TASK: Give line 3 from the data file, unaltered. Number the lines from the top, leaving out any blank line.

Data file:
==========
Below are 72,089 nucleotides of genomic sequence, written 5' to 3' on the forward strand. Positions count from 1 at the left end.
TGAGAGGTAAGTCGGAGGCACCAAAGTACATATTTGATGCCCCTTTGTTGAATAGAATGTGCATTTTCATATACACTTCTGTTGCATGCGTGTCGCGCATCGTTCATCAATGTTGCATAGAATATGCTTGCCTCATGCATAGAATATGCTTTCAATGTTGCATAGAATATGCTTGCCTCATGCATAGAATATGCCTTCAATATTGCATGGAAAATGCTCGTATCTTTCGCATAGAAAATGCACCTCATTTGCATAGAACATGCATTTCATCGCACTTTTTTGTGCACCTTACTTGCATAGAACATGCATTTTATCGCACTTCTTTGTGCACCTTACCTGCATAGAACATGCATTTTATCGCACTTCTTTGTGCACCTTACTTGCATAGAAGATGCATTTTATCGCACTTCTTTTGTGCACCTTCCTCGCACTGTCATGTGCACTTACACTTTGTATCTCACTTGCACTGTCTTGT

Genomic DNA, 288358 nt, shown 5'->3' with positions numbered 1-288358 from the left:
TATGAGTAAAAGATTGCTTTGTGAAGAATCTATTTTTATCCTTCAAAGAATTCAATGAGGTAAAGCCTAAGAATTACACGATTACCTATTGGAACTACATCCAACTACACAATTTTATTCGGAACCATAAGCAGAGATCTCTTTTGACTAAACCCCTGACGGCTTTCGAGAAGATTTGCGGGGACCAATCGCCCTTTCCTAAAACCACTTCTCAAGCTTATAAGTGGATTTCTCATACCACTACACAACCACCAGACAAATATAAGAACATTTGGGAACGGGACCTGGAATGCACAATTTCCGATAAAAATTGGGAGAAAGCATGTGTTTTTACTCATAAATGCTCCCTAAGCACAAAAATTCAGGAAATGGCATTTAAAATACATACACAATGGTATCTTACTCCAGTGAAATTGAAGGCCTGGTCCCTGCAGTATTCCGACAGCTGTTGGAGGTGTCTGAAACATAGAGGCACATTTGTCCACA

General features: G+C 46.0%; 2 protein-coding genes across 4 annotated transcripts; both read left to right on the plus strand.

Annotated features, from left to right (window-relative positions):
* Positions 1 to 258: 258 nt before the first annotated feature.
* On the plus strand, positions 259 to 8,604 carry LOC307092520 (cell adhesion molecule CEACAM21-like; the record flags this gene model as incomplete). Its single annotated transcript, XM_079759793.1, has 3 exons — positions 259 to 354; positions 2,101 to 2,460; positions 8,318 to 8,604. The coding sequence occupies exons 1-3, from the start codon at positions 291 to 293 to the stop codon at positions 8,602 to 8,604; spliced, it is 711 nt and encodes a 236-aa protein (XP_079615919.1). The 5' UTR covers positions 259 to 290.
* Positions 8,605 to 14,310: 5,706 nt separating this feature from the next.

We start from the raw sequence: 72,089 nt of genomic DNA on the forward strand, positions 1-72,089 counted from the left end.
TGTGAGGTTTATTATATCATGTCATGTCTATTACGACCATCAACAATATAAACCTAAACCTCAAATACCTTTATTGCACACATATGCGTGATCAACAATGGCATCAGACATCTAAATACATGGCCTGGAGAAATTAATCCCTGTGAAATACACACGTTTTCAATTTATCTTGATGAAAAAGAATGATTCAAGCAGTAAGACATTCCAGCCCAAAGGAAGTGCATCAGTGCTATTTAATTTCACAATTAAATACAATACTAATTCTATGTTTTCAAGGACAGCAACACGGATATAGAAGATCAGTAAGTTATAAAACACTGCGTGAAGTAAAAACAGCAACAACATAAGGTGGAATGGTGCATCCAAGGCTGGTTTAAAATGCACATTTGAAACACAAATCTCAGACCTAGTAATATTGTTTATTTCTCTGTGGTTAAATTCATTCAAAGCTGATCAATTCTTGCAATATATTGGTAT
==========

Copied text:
Genomic DNA, 288358 nt, shown 5'->3' with positions numbered 1-288358 from the left: